Is there a connection between religious beliefs and brain thickness? As reported by CNN, a new study has revealed that the outer layer of the human brain, more commonly known as the cortex, is often denser in some areas among those people who place great significance on religion. The Columbia University study focused on 103 adults between the ages of 18 and 54. Over a five-year period, researchers documented how often they went to church and queried them on the level of importance they placed on religion. The cortical thickness of their brains was also measured with MRI technology. Researchers concluded the most religious participants had greater cortical thickness, though the effect was stronger among those adults at high genetic risk for depression.
It might be a good idea to start eating cranberries more often than just Thanksgiving and Christmas. The New York Daily News reports on a study that shows cranberries have antioxidant properties capable of prolonging your life. Scientists at the National Institute of Aging conducted tests in which fruit flies were fed sugar supplemented by 2 per cent cranberry extract during three stages of their lives: young adulthood, middle age and old age. Researchers were astounded to discover the younger flies lived 25 per cent longer than the control-group flies, who were fed only sugar. And those middle-age and old-age flies that consumed cranberry extract increased their lifespan by 30 per cent. The scientists concluded that cranberries are rich in phytochemicals, which reduce cellular damage caused by environmental stress.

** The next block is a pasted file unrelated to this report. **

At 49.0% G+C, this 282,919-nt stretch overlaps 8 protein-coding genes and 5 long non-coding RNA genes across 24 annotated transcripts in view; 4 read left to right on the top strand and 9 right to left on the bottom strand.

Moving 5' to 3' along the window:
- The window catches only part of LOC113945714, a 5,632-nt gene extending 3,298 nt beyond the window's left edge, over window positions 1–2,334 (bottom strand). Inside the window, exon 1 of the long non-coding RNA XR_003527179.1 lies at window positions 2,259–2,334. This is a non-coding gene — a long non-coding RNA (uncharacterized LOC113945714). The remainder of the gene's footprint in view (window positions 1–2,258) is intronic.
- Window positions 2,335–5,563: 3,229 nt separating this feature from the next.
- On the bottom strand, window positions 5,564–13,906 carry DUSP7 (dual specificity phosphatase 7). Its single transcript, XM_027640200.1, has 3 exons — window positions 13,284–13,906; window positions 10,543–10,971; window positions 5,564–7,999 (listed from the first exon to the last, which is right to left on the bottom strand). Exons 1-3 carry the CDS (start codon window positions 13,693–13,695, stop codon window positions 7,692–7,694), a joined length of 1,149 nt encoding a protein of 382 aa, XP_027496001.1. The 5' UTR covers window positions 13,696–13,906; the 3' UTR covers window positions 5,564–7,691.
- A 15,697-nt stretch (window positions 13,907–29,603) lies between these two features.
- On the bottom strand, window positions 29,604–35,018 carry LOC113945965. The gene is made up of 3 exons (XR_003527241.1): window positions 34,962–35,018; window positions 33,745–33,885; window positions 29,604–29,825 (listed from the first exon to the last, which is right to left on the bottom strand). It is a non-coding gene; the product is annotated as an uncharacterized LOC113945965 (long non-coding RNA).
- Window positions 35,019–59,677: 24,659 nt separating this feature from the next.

There could be some validity to iPhone users feeling superior to other smartphone users. The Daily Star reports on the results of a mental agility test that suggests iPhone users really are smarter than people using other brands of phones. The U.K. gaming company Ladbrokes recently conducted an online brainteaser survey challenging people to answer seven questions as quickly as possible. On average, iPhone users required 94 seconds to finish the quiz, followed by Google Nexus phone customers with 99 seconds. And the slowest? That would be the Canadian-made smartphone brand BlackBerry, the users of which took an average of 118 seconds to complete the test.
THOUGHT DU JOUR
Not even a collapsing world looks dark to a man who is about to make his fortune. – E.B. White, author (1899-1985)
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